Nairobi's middle class drives construction surge, with mixed reviews
The demand for housing is high, but without an urban plan or building code, the construction boom could have some negative long-term consequences.
(Page 2 of 2)
Then there’s the stuff that makes a city function. Take the water supply. Some 40 percent of the 450,000 cubic meters supplied to the city each day goes missing, stolen or leaked through poorly-maintained pipes, Mbaruku Vyakweli, director of communications at the Nairobi Water and Sewerage Company, told me.Skip to next paragraph
Latest leader to redefine term limits: Senegal's President Wade
US troops against the LRA? A war worth winning
Congo election aftermath: some possible scenarios to avert crisis
Africa Rising: Carbon credits save Sierra Leone's Gola Rainforest
Eastern Congo braces for election results
Subscribe Today to the Monitor
Or the electricity, hit on too many days by power cuts which stall business and leave home freezers slowly thawing.
Roads? There’s a massive upgrading program going on, which will make it easier for commuters living outside town to avoid jams. For the rest, whose homes are along the single-file lanes bisecting the “leafy suburbs”, gridlock is increasingly a reality, not an over-used phrase to describe a minor jam.
None of this seems to be slowing the pace of construction, however.
Down in Nairobi’s city center this morning, hundreds of property developers and their marketing minions will gather for the launch of a four-day Home Expo, where architects’ models in glass displays will tempt investors and potential owners alike.
The newspapers are littered with colorful advertisements for new two, three, or four bedroom apartments – Villa Maria, Chiluma Apts, Bellcrest Gardens, River Gardens. Prices? An average $201,951.
Where, really, is the money coming from to build and then to buy these places? I’ve heard many answers, the wildest of which is that all these apartments are being funded with ransoms collected by pirates in neighboring Somalia. I’ve done the math. It doesn’t add up.
The more prosaic explanation is that Kenya’s banks, freed from being forced to fund the government, now have money to offer in retail loans to personal account holders. At the same time, the country’s relative stability means its international credit rating has improved, allowing for more borrowing.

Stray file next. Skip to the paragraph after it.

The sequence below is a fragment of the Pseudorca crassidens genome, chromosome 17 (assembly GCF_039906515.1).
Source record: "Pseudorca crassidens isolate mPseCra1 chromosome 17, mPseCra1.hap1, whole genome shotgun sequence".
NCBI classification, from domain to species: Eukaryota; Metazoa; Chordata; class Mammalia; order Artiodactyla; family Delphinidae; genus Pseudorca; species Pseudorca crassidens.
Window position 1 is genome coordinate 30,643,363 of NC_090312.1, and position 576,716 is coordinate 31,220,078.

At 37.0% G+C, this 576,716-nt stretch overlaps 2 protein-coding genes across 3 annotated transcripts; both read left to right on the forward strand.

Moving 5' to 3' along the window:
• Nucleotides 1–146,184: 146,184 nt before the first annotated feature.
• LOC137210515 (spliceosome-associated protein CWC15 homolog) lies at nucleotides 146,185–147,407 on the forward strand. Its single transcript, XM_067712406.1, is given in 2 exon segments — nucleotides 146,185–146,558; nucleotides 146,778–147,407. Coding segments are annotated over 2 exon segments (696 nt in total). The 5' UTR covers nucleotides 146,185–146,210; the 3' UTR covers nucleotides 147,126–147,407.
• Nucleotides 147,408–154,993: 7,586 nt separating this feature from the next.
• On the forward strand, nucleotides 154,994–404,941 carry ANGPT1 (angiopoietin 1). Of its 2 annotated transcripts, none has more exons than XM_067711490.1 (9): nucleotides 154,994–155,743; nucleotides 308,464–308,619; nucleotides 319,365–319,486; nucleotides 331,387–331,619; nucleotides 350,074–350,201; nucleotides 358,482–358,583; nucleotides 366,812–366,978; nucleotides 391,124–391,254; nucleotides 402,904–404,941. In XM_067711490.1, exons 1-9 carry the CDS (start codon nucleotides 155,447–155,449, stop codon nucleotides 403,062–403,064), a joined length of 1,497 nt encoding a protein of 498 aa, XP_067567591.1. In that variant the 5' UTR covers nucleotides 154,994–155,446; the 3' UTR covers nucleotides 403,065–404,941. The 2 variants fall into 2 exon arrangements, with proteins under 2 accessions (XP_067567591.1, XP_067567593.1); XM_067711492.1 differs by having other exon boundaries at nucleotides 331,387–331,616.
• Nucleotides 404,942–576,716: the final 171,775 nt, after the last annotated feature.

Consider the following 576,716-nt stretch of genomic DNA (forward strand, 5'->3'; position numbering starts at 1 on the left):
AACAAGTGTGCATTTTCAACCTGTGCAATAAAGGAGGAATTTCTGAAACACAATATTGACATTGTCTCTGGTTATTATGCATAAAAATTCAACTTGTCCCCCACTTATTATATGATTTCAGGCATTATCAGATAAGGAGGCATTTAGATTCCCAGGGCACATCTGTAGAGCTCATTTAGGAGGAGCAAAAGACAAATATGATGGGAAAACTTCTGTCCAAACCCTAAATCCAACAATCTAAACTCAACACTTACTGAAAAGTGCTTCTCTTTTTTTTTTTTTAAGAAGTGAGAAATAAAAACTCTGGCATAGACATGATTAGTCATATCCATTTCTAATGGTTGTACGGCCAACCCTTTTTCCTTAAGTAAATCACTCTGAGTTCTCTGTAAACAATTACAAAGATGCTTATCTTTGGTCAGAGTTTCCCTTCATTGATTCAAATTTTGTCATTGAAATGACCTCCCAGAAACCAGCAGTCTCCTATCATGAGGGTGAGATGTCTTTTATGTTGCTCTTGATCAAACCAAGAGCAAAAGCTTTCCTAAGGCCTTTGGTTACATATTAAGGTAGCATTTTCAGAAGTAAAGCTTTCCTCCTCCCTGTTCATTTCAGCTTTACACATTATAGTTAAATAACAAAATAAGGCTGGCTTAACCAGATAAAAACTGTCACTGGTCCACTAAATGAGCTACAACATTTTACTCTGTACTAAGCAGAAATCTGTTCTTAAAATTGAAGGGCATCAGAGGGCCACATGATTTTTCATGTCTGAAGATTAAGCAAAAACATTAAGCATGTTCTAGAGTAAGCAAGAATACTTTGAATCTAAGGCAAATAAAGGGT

Finally, the country’s richest few, and its many living in the diaspora overseas, feel far more confident than in the past to save their money here not abroad, and to plow it into home-grown investments.
All well and good. But we’re talking here, as I said earlier, about the very top of Nairobi’s pyramid. What about the growing millions maybe a generation out of the slums, earning a salary, but a low one, with little history with their banks?
Very recently, there appears there’s been a shift. The demands of this massive market, winning access to mortgages from expanding microfinance institutions, are suddenly being addressed.
They’ll struggle for years to afford the near $200,000 prices of the swanky blocks close to the city center. But out on those highways, the homes beneath those red-roofs paving Masailand could soon be theirs.
Several firms have broken ground on what one architect calls “low cost, high life” developments. For example, Jericho, the Kenyan-Israeli-British team building one of Nairobi’s swankiest shopping and office centers, The Greenhouse, are next focused on Sunset Boulevard.
This is a complex of 2,024 budget apartments out beyond the international airport, where costs range from $24,000 for one bedroom to $48,000 for three.
With improved rail links into the city, and an upgraded road, these plots are increasingly attractive to those yearning to clamber onto the first rung of the home ownership ladder.
Efforts are even being made to "decongest" the slum areas themselves, as international donors plow money into basic apartment blocks, connected to water and power, where rents are – in theory – controlled.
Where all this leaves us, if we peer into the crystal ball of the future, is hard to judge. In a dream world, light rail systems will snake into town, leaving roads clear. New building standards will ensure a greater proportion of new developments are given over to green space, not concrete jungles.
The middle class, still expanding, will have access to value-for-money credit, and will be paying mortgages on their dream homes, light years from the tumbledown shacks in which their grandparents lived.
In reality, the prognosis is bleaker. There’s the risk of the credit boom forcing a burst in the bubble we’re seeing now (some I talk to tell me that won’t happen, though). There could be repossessions, negative equity, thousands forced back down the ladder by several rungs, or thrown off it altogether.
The snail pace of regulatory reform will mean that it will be years, possibly decades, before the construction industry is properly scrutinized. The long-term impact of corners cut now is simply unknown.
And, in the meantime, the cranes keep on turning, the scaffolding keeps on rising, and Nairobi, unsure even of how it will look afterwards, keeps on going under the plastic surgeon’s knife.